Guilty Indulgences

Reviewed by Sharmeen Khan

Reviewed in this article

Autobiography of a Blue-Eyed Devil: My Life and Times in a Racist, Imperialist Society
by Inga Muscio, Seal Press, 2005.

I read Inga Muscio’s first book Cunt: A Declaration of Independence a few years ago when I wasn’t really in the mood for a “love the cunt” diatribe. I was never one to look lovingly at my own cunt while making vagina cookies for the annual showing of the Vagina Monologues. But the reason I loved Cunt was because Muscio forced readers to closely examine the relationship between our bodies and sexuality in the context of social relations, history, patriarchy and violence. She was able to root her experiences in the relationship of capitalism to patriarchy by showing how women’s health, body image, and violence against women were based in economic and ideological forms of control and consent. Following Muscio’s research-based personal writing, I learned how to bridge lived experience to the histories of capitalism and patriarchy in my own writing and activism.  I read the book while tenting with my British commie lover and, for the first time, was able to articulate the fucked up dynamics of sexism and sexuality.

Despite her successes, Muscio did not elaborate on the role of white supremacy within feminism. I felt a little left out, but wrote it off as another white feminist ignoring racism.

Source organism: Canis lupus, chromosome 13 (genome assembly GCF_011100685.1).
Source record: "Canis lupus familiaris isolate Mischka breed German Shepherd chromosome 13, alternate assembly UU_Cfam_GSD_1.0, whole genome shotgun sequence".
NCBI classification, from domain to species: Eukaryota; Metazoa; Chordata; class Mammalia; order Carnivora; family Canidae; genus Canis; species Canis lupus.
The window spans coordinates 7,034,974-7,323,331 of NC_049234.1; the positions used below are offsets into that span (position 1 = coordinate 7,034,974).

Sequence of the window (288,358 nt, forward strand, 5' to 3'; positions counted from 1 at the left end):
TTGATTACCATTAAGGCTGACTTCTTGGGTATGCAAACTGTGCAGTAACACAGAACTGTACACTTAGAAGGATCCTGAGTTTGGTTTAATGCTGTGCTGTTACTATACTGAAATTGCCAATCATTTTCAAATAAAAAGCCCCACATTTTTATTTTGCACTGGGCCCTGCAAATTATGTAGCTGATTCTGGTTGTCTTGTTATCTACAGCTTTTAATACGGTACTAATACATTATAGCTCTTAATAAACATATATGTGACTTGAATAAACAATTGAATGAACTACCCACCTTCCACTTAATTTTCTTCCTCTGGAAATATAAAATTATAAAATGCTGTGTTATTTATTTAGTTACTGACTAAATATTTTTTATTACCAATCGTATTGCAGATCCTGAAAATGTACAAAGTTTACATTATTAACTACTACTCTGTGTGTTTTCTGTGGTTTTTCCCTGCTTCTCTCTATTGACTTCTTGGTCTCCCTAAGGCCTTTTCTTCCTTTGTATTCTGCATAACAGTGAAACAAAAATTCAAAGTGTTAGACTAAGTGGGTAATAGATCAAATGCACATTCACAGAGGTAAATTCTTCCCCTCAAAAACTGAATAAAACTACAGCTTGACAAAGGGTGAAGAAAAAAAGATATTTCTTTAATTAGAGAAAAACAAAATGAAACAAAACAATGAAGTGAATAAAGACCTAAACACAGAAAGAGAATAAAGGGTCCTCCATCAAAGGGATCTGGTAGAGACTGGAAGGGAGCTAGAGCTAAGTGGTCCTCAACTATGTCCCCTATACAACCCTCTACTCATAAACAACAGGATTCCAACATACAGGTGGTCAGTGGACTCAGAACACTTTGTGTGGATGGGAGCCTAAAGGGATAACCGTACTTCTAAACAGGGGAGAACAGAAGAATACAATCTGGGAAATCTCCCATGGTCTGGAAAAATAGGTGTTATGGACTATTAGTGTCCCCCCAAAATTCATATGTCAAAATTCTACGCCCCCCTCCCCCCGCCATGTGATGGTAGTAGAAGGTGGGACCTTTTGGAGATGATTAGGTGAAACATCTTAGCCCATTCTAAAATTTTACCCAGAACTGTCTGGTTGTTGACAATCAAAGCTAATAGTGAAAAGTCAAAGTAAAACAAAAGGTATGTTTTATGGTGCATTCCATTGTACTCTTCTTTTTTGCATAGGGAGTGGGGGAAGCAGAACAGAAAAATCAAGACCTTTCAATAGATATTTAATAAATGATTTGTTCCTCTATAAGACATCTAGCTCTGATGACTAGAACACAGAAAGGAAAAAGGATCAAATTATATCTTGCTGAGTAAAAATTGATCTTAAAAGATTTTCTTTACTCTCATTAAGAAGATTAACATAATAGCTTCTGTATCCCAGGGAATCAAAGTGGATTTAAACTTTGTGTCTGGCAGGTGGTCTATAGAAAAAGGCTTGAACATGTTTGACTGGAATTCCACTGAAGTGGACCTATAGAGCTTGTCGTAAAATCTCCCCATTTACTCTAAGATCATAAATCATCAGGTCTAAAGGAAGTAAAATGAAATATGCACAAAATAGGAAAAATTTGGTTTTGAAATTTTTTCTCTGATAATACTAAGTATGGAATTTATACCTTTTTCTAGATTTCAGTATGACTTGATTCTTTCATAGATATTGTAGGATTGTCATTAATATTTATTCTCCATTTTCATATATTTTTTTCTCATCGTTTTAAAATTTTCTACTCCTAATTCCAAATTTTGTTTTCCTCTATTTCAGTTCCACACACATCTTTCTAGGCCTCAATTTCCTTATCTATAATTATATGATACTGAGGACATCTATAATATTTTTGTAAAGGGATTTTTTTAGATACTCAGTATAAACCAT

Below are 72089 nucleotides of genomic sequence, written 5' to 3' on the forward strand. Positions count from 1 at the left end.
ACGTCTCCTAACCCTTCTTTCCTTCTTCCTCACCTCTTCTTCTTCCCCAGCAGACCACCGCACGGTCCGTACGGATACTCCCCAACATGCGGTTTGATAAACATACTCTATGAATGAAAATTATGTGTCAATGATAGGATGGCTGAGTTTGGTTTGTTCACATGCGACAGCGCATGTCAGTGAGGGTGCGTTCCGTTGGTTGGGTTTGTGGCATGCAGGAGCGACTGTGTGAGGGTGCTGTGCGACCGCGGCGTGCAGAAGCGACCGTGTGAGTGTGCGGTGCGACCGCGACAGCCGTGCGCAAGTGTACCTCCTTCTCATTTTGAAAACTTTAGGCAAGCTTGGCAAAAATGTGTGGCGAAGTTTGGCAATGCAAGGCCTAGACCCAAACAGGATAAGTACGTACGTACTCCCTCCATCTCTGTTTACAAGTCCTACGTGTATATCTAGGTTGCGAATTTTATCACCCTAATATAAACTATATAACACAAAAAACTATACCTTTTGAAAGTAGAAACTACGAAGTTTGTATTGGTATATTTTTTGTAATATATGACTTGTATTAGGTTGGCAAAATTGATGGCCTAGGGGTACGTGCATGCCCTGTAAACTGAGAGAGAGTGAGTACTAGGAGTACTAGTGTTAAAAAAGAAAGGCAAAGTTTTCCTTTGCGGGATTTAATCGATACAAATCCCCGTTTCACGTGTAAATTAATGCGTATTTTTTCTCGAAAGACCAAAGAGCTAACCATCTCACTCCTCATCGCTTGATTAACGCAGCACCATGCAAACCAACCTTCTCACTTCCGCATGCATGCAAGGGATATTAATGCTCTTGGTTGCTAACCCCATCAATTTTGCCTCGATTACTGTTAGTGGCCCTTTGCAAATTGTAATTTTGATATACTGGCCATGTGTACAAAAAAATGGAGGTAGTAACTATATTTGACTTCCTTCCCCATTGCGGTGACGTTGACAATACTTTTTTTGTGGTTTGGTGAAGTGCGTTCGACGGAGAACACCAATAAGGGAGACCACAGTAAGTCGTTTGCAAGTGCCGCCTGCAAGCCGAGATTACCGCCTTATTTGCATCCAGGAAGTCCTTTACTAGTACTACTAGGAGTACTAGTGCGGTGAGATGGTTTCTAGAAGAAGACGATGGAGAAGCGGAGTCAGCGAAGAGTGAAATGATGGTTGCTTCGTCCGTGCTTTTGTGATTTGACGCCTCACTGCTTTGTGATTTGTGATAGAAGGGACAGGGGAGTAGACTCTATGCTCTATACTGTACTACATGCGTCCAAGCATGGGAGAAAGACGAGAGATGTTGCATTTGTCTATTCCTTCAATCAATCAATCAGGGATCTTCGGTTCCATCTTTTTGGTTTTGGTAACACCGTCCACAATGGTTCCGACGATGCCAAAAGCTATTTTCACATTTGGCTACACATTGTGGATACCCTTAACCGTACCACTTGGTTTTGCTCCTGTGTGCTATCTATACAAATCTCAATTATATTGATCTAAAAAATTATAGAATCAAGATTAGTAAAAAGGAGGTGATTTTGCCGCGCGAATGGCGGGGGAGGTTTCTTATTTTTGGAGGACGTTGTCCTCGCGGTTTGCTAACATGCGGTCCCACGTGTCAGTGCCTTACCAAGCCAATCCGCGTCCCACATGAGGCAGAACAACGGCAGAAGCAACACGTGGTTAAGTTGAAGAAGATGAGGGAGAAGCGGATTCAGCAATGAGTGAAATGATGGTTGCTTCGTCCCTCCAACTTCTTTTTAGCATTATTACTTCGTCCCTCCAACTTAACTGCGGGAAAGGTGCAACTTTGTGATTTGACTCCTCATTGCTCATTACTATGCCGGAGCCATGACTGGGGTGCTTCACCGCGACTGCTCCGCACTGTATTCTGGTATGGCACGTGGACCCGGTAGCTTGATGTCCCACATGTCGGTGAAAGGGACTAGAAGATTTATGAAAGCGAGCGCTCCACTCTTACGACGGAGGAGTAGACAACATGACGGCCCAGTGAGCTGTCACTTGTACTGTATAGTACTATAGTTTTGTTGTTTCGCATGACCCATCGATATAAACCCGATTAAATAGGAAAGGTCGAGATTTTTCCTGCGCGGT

I read Muscio’s latest book with Cunt in mind. Autobiography of a Blue-Eyed Devil: My Life and Times in a Racist, Imperialist Society should not be read as a continuation of Cunt or as an addendum of all the other issues she forgot to mention in that book. It is a serious political book that reworks similar themes to those addressed in Cunt, such as the history of control exerted over women’s sexualities. In the same grab-you-by-the-throat style in which Cunt was written, Muscio puts forth a personal testimony to origins of white supremacy and racism in the histories of slavery and colonialism. Historical amnesia, she argues, maintains a culture of white normativity that bombs its way around the world via imperialism. She writes of her own schooling, and critically analyzes national holidays that celebrate slavery and genocide. For her, acknowledging the past is the starting point for understanding racism and normativity.